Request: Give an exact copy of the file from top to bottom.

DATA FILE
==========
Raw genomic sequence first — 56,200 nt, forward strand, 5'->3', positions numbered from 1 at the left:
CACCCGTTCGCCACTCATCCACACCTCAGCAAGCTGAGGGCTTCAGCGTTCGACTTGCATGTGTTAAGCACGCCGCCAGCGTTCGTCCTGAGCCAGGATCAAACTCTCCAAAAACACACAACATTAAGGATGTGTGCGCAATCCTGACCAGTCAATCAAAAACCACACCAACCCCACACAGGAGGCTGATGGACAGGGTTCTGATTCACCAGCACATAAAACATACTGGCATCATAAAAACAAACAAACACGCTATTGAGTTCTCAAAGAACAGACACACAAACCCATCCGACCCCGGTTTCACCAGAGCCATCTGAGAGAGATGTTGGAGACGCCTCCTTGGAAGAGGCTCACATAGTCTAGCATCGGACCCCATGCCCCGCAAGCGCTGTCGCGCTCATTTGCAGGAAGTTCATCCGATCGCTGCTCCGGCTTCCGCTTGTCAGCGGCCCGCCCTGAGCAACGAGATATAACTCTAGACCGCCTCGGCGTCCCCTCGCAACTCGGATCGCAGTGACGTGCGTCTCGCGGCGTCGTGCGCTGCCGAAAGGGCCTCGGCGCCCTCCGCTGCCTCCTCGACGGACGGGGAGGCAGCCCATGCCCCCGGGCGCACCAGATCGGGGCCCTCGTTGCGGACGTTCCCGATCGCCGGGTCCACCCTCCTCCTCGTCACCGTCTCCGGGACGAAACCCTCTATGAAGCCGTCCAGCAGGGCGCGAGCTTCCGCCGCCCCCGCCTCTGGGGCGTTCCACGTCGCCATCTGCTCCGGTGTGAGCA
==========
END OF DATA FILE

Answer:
Raw genomic sequence first — 56,200 nt, forward strand, 5'->3', positions numbered from 1 at the left:
CACCCGTTCGCCACTCATCCACACCTCAGCAAGCTGAGGGCTTCAGCGTTCGACTTGCATGTGTTAAGCACGCCGCCAGCGTTCGTCCTGAGCCAGGATCAAACTCTCCAAAAACACACAACATTAAGGATGTGTGCGCAATCCTGACCAGTCAATCAAAAACCACACCAACCCCACACAGGAGGCTGATGGACAGGGTTCTGATTCACCAGCACATAAAACATACTGGCATCATAAAAACAAACAAACACGCTATTGAGTTCTCAAAGAACAGACACACAAACCCATCCGACCCCGGTTTCACCAGAGCCATCTGAGAGAGATGTTGGAGACGCCTCCTTGGAAGAGGCTCACATAGTCTAGCATCGGACCCCATGCCCCGCAAGCGCTGTCGCGCTCATTTGCAGGAAGTTCATCCGATCGCTGCTCCGGCTTCCGCTTGTCAGCGGCCCGCCCTGAGCAACGAGATATAACTCTAGACCGCCTCGGCGTCCCCTCGCAACTCGGATCGCAGTGACGTGCGTCTCGCGGCGTCGTGCGCTGCCGAAAGGGCCTCGGCGCCCTCCGCTGCCTCCTCGACGGACGGGGAGGCAGCCCATGCCCCCGGGCGCACCAGATCGGGGCCCTCGTTGCGGACGTTCCCGATCGCCGGGTCCACCCTCCTCCTCGTCACCGTCTCCGGGACGAAACCCTCTATGAAGCCGTCCAGCAGGGCGCGAGCTTCCGCCGCCCCCGCCTCTGGGGCGTTCCACGTCGCCATCTGCTCCGGTGTGAGCA